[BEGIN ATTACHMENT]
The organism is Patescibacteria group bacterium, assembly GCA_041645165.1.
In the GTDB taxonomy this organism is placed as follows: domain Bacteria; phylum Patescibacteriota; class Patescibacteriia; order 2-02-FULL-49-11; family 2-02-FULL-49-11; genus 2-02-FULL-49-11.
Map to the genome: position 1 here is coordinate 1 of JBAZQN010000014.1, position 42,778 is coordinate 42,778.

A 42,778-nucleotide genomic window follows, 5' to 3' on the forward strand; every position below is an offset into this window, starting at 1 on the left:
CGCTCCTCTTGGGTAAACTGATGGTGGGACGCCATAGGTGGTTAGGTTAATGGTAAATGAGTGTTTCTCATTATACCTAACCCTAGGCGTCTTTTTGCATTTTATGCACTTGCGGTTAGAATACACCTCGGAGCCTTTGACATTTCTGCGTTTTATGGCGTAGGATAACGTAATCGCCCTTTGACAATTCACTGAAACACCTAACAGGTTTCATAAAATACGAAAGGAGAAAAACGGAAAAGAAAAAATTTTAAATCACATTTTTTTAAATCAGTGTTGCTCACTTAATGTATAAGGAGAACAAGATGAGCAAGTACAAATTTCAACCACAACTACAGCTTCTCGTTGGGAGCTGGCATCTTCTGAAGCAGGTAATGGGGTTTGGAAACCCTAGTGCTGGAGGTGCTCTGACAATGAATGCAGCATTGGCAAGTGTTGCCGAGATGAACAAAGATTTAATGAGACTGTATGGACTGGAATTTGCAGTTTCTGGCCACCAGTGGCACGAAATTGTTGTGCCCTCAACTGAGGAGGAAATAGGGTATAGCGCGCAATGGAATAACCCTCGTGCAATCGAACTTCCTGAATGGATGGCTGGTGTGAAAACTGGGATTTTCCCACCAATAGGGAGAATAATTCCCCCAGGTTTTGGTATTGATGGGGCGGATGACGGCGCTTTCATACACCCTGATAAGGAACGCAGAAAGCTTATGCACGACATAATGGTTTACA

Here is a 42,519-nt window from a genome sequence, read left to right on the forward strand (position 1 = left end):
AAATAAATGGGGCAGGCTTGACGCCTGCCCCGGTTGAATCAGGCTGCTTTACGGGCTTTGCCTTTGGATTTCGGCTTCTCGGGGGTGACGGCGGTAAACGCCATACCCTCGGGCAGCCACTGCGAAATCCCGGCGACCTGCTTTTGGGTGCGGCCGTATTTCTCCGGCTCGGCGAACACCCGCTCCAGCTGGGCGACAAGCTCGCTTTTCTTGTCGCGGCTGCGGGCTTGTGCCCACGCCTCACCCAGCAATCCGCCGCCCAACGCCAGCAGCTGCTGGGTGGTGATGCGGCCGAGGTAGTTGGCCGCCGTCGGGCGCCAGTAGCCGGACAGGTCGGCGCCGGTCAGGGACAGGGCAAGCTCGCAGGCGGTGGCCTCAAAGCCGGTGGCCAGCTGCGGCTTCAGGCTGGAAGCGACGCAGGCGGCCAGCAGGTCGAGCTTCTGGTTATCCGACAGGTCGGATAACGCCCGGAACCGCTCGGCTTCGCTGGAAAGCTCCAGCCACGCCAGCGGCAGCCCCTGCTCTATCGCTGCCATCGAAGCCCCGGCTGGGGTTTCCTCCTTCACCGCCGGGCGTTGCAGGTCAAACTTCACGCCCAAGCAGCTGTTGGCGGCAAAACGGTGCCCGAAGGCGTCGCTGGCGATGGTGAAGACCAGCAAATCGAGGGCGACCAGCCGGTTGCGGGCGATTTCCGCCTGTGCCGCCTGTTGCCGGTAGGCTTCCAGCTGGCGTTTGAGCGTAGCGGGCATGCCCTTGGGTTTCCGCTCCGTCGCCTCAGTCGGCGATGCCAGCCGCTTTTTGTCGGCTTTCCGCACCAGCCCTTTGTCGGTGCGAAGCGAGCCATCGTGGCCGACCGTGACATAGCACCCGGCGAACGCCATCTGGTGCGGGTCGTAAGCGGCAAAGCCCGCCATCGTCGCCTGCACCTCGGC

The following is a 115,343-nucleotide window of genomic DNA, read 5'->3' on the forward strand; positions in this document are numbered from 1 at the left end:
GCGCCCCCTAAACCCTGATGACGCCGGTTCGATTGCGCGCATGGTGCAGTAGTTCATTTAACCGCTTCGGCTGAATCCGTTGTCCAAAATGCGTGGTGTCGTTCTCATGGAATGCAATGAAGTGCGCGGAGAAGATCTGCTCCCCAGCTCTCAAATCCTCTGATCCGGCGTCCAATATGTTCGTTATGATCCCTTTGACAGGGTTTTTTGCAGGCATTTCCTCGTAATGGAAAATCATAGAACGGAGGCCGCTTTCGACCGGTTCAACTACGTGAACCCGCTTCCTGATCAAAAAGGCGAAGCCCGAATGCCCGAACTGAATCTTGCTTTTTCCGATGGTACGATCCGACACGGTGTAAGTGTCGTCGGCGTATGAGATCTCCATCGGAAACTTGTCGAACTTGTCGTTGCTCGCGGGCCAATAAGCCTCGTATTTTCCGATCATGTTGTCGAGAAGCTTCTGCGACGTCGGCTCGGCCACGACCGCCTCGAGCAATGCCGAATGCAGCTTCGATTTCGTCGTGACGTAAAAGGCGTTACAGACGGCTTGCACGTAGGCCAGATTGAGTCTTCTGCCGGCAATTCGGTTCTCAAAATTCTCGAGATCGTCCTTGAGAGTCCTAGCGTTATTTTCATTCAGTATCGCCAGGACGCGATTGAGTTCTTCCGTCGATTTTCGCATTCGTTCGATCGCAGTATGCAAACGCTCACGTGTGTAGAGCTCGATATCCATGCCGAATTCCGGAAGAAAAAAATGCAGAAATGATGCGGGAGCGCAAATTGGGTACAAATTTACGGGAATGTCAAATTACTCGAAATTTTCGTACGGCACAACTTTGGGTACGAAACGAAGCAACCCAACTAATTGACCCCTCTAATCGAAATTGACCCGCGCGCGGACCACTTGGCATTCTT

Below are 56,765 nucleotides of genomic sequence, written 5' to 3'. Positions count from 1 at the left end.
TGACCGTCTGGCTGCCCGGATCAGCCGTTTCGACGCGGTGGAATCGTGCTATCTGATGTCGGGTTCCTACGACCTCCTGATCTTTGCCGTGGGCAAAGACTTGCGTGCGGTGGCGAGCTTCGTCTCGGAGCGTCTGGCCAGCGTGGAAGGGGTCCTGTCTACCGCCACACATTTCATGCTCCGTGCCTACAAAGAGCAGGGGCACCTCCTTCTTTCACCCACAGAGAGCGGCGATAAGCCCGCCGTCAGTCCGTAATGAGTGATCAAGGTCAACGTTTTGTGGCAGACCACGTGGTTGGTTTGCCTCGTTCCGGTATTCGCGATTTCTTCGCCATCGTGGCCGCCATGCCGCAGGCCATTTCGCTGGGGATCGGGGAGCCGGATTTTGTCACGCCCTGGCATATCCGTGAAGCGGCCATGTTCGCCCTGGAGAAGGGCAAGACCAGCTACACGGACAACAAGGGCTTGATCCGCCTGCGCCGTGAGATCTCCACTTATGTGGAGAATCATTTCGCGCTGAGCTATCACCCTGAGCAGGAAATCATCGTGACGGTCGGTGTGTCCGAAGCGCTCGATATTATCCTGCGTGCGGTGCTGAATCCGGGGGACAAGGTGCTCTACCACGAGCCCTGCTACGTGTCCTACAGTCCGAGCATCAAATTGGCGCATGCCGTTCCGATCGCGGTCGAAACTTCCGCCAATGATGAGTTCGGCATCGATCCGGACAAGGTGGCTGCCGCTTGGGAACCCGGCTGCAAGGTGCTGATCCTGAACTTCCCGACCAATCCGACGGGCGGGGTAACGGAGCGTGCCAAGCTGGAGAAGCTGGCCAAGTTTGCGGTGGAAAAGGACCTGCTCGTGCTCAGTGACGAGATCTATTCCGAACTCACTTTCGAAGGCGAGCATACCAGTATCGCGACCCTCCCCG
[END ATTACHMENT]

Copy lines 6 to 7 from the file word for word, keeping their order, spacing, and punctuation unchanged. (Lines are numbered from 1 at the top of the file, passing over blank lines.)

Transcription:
Here is a 42,519-nt window from a genome sequence, read left to right on the forward strand (position 1 = left end):
AAATAAATGGGGCAGGCTTGACGCCTGCCCCGGTTGAATCAGGCTGCTTTACGGGCTTTGCCTTTGGATTTCGGCTTCTCGGGGGTGACGGCGGTAAACGCCATACCCTCGGGCAGCCACTGCGAAATCCCGGCGACCTGCTTTTGGGTGCGGCCGTATTTCTCCGGCTCGGCGAACACCCGCTCCAGCTGGGCGACAAGCTCGCTTTTCTTGTCGCGGCTGCGGGCTTGTGCCCACGCCTCACCCAGCAATCCGCCGCCCAACGCCAGCAGCTGCTGGGTGGTGATGCGGCCGAGGTAGTTGGCCGCCGTCGGGCGCCAGTAGCCGGACAGGTCGGCGCCGGTCAGGGACAGGGCAAGCTCGCAGGCGGTGGCCTCAAAGCCGGTGGCCAGCTGCGGCTTCAGGCTGGAAGCGACGCAGGCGGCCAGCAGGTCGAGCTTCTGGTTATCCGACAGGTCGGATAACGCCCGGAACCGCTCGGCTTCGCTGGAAAGCTCCAGCCACGCCAGCGGCAGCCCCTGCTCTATCGCTGCCATCGAAGCCCCGGCTGGGGTTTCCTCCTTCACCGCCGGGCGTTGCAGGTCAAACTTCACGCCCAAGCAGCTGTTGGCGGCAAAACGGTGCCCGAAGGCGTCGCTGGCGATGGTGAAGACCAGCAAATCGAGGGCGACCAGCCGGTTGCGGGCGATTTCCGCCTGTGCCGCCTGTTGCCGGTAGGCTTCCAGCTGGCGTTTGAGCGTAGCGGGCATGCCCTTGGGTTTCCGCTCCGTCGCCTCAGTCGGCGATGCCAGCCGCTTTTTGTCGGCTTTCCGCACCAGCCCTTTGTCGGTGCGAAGCGAGCCATCGTGGCCGACCGTGACATAGCACCCGGCGAACGCCATCTGGTGCGGGTCGTAAGCGGCAAAGCCCGCCATCGTCGCCTGCACCTCGGC